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The Not-So-Casual Journey To Mainstream Entertainment

I had a great time yesterday delivering my speech at the Casual Connect Conference. I delivered a speech entitled, "The Not-So-Casual Journey To Mainstream Entertainment." The speech is available here:    
Download Matth_keynote_final

In addition, it got picked up on MSNBC by Winda Benedetti.

In the speech, I covered how the traditional casual gaming industry has missed the larger opportunities around smartphones and social.  Check out how fast it took for social networks to hit 50 million players — it only took Zynga's Farmville 4 months to hit 50 million players.


Conversely, I talked about how the new entrants like the social gaming players are going to have to address owning off-Facebook reach and better game quality/branded IP.

We are at the early innings in the social gaming space.  I sincerely believe that the current model will change.  I believe that the social gaming developers will need to think about gaming quality, brand IP, and off Facebook distribution.  I believe that the current model will change since we’ve highlighted the issues when the combined revenue (and profit) for the major application developers outstrips that of the platform – the platform may begin to charge for access.  I also believe that the consumers are going to demand new types of gaming experiences. 

Traditional casual developers have much to learn as well.  Building games as a service is a completely different skillset.  It requires ongoing maintenance and content development necessary to keep engagement ongoing relationship with customer. Skill sets for success on social networks are closer to direct response than traditional retailing skills.  Its not just a develop and ship mentality. Most successful applications are launching new levels or content regularly — often launch when the game is less than 30% complete, continue to add levels and content weekly or even daily.  This has huge ramifications on overall team deployment and development schedules

Licenses are still unproven – of the top 25 games only 2 are licensed IP (UNO and Family Feud).  I still think that brands have a place in social and could be the one aspect that can catapult a new developer to the front of consumer demand.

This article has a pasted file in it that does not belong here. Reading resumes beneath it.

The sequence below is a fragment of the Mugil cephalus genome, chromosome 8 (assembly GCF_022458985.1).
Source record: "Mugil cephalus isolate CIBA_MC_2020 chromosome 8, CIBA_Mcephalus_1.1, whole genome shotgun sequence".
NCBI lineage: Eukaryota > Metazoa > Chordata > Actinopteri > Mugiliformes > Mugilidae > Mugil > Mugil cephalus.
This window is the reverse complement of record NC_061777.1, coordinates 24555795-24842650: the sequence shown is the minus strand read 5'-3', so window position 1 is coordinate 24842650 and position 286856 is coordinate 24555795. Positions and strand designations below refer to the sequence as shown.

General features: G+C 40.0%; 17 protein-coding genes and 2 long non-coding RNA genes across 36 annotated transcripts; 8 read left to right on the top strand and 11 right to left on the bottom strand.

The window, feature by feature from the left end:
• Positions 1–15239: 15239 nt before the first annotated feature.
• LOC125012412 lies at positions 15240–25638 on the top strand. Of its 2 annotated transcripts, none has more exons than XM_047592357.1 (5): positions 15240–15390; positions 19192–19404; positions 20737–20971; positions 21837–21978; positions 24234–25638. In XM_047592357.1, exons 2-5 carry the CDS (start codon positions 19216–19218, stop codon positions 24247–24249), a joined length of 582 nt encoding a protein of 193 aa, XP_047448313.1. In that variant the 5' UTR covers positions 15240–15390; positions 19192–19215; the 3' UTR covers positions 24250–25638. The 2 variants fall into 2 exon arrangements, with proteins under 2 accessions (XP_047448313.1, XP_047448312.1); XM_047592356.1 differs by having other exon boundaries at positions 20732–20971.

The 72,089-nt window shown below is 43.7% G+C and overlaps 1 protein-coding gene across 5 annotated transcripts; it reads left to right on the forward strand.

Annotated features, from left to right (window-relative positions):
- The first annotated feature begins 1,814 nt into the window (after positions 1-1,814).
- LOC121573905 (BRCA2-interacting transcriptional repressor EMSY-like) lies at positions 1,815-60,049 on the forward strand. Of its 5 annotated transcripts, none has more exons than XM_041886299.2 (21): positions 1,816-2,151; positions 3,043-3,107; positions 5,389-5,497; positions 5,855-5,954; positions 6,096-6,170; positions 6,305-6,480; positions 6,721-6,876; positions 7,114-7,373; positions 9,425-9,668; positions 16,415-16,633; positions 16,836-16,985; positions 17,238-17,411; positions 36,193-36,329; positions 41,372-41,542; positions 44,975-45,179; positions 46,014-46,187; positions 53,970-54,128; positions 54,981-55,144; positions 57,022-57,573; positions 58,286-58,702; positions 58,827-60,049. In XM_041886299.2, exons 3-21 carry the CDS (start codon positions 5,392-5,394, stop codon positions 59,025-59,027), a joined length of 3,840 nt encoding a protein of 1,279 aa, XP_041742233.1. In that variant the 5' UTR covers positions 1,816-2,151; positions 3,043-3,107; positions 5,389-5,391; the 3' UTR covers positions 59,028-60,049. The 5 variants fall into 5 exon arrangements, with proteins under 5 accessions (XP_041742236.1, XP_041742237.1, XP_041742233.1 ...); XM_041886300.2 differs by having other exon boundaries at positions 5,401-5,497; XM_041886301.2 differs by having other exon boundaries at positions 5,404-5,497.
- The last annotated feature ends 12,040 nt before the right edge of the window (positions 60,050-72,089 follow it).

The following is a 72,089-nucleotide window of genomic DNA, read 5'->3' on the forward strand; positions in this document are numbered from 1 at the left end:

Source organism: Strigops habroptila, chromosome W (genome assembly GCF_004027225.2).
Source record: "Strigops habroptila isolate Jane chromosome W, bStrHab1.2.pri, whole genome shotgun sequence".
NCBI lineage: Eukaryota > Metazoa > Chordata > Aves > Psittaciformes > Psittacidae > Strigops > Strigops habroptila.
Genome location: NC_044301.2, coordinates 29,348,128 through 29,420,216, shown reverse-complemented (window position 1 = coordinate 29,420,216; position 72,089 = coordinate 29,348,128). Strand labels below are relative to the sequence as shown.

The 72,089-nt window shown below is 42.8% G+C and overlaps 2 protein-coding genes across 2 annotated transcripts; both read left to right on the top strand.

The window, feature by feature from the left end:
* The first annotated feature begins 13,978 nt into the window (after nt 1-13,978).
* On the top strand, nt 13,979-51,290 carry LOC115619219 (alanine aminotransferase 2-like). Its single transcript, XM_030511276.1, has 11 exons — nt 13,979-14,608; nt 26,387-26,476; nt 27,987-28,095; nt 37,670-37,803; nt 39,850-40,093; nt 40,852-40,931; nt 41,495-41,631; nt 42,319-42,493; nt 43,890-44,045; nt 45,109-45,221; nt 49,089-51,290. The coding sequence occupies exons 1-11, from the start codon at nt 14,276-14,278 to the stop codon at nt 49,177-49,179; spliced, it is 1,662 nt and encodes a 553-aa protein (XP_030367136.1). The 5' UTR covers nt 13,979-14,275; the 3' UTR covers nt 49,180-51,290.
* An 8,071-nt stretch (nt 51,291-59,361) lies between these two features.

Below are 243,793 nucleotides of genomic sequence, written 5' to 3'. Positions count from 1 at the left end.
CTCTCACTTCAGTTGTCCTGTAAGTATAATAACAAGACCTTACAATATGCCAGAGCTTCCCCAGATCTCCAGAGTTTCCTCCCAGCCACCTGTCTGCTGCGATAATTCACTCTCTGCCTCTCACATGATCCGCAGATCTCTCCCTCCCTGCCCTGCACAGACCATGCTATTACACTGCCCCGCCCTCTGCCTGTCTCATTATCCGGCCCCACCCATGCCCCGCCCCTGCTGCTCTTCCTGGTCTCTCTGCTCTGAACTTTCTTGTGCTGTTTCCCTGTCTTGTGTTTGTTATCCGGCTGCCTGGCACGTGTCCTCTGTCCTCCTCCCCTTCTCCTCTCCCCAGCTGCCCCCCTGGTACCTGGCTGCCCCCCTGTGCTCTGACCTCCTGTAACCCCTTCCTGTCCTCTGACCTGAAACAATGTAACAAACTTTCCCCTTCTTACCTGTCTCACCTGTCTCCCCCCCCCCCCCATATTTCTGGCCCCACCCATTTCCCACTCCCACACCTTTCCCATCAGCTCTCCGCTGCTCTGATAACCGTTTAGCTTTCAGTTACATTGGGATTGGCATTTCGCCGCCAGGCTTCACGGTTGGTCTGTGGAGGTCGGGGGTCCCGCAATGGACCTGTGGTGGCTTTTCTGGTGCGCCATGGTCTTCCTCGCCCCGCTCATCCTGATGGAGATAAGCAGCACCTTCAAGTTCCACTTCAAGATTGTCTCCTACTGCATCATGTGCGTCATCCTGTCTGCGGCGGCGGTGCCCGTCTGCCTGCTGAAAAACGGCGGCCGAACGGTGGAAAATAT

Traditionally we have seen most revenue generated from a mix of advertising and license sales/subscriptions.  On social networks today primary monetization is through micro-transactions. General split is 85-90% micro-transactions vs. 10-15% advertising – much closer to the on-line free to play models popular in Asia online free-to-play represents ~10% of the traditional PC gaming population.  Monetization today of free-to-play (MTX) is primarily driven by early adopters and younger male demo. To date using developer specific currencies which is a significant barrier – volume will accelerates with FB credits. 

The distribution of the top social players is a tale of a few big winners with thousands of “also-rans.”  The chart above shows that Zynga command 30% of all of the Facebook MAU traffic – and the next 4 players combined make up 51%.  The only two traditional companies in the top 50 applications developers are PopCap, Iwin, and GameHouse.  Its extremely difficult to break-thru into the social space – even if you have a novel game mechanic, it can be rapidly copied and  out-marketed by the top players.


At the end of the day, I see a merger of the best practices of both the traditional and new entrants.  I will send a link to the video when available.


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